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12 Oct 2018 40 views
 
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photoblog image Boat Friday

Boat Friday

SS "Shieldhall" is a preserved steamship that operates from Southampton. She spent her working life as one of the "Clyde sludge boats", making regular trips from Shieldhall in Glasgow, Scotland, down the River Clyde and Firth of Clyde past the Isle of Arran, to dump treated sewage sludge at sea. These steamships had a tradition, dating back to the First World War, of taking organised parties of passengers on their trips during the summer. SS Shieldhall has been preserved and the accommodation is again being put to good use for cruises.

 

The 1,972-ton "Shieldhall" was laid down in October 1954, built by Lobnitz & Co. of Renfrew who also constructed the two triple expansion steam engines which are set vertically in a similar way to the much larger engines on the RMS Titanic. By the 1950s Lobnitz usually built its engines with enclosed crankcases but the Shieldhall was deliberately fitted with traditional open-crank engines. Glasgow Corporation had long allowed day-trippers access to the engine room of its ships while at sea and the older-style engines allowed passengers to see the workings of the engines in operation.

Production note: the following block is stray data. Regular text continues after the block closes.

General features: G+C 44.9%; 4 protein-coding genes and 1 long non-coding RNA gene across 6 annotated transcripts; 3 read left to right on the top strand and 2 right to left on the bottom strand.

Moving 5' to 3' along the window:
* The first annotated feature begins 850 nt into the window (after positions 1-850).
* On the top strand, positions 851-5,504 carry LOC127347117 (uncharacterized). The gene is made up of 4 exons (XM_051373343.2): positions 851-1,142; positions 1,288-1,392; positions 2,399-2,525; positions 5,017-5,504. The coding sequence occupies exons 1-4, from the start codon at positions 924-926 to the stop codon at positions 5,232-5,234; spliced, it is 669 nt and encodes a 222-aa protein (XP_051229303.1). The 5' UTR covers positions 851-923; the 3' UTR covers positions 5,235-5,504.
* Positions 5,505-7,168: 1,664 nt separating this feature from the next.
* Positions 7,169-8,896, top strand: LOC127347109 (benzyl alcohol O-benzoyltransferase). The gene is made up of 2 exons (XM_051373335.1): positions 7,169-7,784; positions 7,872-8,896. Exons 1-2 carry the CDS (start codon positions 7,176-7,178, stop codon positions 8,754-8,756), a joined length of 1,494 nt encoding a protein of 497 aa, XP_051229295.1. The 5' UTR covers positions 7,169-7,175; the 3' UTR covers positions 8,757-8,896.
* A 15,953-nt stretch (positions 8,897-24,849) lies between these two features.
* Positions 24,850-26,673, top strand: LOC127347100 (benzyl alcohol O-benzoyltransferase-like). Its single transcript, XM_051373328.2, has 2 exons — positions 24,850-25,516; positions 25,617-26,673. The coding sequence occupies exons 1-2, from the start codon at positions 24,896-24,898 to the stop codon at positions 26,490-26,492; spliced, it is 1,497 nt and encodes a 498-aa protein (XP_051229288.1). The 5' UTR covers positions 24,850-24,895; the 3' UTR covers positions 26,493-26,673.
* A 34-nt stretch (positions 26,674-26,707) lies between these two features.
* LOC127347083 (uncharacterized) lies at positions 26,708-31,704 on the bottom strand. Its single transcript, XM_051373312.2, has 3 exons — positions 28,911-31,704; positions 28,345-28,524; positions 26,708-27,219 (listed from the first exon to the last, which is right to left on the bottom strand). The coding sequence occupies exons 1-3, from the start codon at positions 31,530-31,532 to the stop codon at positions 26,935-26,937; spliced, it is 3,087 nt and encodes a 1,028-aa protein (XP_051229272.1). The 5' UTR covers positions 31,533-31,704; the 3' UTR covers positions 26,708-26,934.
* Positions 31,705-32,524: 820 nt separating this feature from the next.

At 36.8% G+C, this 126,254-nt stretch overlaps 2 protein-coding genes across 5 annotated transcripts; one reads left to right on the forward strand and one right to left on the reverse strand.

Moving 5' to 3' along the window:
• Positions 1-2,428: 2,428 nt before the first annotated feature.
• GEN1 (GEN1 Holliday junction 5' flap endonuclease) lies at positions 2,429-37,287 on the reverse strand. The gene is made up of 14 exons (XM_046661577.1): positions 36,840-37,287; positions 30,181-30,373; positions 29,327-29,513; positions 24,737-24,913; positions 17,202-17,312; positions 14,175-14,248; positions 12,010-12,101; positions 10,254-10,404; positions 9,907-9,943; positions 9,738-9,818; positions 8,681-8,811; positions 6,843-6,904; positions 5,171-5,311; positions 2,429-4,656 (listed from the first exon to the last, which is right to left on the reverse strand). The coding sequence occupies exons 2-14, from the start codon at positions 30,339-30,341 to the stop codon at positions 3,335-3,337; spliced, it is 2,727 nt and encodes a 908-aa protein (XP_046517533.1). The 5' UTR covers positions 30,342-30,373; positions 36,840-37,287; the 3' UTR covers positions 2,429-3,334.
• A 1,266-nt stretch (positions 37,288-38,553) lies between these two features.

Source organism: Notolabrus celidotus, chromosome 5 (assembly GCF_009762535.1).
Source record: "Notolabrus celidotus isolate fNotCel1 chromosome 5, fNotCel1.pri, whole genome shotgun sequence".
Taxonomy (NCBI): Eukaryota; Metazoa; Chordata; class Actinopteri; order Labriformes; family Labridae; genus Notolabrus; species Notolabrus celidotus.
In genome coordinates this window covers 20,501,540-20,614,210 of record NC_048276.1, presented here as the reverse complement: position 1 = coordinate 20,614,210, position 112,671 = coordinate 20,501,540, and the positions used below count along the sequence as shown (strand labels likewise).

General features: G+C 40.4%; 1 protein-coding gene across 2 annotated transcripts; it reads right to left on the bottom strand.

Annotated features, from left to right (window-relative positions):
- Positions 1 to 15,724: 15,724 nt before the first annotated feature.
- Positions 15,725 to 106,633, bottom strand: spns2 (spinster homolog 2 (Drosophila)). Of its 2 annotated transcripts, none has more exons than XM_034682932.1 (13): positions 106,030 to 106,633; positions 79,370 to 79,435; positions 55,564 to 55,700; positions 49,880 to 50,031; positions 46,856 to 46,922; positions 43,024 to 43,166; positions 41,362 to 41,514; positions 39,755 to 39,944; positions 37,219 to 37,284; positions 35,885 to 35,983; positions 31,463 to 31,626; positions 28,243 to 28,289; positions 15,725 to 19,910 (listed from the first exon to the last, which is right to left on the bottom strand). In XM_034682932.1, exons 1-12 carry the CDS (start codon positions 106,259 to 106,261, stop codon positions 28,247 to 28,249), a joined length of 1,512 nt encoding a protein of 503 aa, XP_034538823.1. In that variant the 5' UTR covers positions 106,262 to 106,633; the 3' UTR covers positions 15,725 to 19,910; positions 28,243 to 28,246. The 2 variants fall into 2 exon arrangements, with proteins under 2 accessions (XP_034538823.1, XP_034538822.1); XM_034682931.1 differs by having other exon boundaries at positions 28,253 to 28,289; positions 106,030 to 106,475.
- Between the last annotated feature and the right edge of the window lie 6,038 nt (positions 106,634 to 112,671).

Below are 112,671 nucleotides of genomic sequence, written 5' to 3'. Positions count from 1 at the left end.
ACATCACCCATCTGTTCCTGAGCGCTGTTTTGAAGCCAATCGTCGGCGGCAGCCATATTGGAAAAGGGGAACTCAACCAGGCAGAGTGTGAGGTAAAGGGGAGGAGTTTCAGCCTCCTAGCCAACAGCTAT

She was built on the classic lines of a 1920s steam tanker with a traditional wheelhouse of riveted and welded construction, a slightly raked stem and a cruiser stern. Her length is 268 feet (82 m) and breadth 44 feet 7 inches (13.59 m). Accommodation was provided for 80 passengers. She entered service in October 1955 and was operated by Glasgow Corporation to transport treated sewage sludge down the Clyde to be dumped at sea. She and her sister shps were jocularly known as Clyde banana boats as the livery resembled that of a well known banana shipping company.